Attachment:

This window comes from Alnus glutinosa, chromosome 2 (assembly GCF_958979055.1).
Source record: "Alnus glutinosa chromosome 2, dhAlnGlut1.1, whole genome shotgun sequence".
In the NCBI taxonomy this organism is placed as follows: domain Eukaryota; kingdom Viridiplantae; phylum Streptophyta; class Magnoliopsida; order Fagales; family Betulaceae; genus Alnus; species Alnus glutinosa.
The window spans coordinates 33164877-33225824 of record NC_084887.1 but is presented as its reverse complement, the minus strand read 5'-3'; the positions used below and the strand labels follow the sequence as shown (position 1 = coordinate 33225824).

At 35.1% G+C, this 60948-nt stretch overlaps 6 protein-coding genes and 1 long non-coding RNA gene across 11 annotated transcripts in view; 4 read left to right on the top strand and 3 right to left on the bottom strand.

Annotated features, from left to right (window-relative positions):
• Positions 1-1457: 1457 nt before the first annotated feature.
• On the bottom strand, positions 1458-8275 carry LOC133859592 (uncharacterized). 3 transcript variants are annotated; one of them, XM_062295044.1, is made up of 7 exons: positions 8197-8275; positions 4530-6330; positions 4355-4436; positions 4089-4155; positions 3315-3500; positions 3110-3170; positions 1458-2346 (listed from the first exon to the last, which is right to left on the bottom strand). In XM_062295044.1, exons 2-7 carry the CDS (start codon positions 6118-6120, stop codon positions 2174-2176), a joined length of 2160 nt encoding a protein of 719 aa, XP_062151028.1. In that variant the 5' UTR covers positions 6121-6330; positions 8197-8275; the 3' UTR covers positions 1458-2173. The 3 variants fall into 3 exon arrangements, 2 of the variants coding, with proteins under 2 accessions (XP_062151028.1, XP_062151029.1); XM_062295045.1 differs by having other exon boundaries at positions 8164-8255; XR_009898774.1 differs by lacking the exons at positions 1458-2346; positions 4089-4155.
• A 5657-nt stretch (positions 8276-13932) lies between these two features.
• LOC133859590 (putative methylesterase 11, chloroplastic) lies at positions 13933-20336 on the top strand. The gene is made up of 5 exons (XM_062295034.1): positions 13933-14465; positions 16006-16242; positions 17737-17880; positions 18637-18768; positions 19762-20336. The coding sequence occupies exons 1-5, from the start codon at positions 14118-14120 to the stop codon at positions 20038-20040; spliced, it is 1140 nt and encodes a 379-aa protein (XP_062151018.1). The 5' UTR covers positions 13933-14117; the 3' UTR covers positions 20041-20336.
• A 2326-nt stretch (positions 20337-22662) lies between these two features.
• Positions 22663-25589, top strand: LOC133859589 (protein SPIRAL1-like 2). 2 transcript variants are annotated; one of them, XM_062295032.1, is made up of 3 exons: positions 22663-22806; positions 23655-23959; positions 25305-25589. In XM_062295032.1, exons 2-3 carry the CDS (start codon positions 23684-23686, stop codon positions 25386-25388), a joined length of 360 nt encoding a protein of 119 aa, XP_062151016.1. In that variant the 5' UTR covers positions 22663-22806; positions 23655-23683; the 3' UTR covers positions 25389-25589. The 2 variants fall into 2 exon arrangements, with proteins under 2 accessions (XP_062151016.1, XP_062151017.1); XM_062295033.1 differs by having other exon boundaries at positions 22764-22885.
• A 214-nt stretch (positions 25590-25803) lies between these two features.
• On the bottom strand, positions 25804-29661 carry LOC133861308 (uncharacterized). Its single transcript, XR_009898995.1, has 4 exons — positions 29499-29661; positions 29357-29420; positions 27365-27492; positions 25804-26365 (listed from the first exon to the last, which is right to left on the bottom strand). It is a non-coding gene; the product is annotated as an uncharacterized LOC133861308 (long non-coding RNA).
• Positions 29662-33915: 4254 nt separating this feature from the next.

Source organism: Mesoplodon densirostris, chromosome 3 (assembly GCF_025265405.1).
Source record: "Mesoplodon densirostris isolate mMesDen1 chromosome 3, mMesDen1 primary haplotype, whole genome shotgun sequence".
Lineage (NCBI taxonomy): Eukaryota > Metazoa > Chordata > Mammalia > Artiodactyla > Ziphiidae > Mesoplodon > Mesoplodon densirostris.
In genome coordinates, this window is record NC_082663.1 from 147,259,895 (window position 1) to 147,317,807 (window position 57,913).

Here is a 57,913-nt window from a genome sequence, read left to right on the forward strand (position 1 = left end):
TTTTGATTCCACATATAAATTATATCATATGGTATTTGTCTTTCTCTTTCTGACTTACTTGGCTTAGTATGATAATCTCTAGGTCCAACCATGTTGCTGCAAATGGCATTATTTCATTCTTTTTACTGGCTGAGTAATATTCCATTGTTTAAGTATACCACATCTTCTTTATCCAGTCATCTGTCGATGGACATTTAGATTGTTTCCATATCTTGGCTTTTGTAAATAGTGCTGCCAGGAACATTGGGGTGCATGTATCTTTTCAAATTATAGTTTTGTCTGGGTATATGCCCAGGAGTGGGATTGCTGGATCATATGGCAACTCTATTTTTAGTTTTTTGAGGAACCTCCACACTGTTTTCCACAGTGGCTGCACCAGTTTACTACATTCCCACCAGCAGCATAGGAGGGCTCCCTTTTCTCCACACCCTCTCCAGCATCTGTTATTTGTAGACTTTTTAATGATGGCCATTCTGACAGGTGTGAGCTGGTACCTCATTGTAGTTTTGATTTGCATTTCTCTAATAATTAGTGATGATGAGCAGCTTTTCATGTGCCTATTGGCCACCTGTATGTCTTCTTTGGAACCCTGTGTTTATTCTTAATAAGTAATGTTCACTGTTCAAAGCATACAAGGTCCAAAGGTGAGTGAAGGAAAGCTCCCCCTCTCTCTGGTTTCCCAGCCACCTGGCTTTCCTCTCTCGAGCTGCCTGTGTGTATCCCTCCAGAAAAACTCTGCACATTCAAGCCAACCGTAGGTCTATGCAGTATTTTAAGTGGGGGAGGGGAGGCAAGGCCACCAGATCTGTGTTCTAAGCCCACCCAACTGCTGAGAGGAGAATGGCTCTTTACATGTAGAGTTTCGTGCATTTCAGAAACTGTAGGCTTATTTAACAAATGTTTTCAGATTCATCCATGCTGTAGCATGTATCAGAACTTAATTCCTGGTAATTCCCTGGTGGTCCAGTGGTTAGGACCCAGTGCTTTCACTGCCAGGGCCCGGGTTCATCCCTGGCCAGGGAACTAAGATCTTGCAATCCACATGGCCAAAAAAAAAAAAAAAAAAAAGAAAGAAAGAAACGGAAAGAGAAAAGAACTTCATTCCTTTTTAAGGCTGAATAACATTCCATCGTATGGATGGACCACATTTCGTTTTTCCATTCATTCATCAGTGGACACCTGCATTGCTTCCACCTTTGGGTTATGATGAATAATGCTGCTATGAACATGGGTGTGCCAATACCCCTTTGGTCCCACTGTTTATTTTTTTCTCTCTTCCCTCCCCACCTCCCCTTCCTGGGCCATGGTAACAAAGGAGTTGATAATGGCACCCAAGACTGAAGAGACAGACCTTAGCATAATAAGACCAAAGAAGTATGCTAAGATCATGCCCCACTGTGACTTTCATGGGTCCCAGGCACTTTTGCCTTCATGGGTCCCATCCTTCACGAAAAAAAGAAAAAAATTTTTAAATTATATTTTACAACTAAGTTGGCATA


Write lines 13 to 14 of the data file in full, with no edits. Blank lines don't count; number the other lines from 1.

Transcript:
• A 214-nt stretch (positions 25590-25803) lies between these two features.
• On the bottom strand, positions 25804-29661 carry LOC133861308 (uncharacterized). Its single transcript, XR_009898995.1, has 4 exons — positions 29499-29661; positions 29357-29420; positions 27365-27492; positions 25804-26365 (listed from the first exon to the last, which is right to left on the bottom strand). It is a non-coding gene; the product is annotated as an uncharacterized LOC133861308 (long non-coding RNA).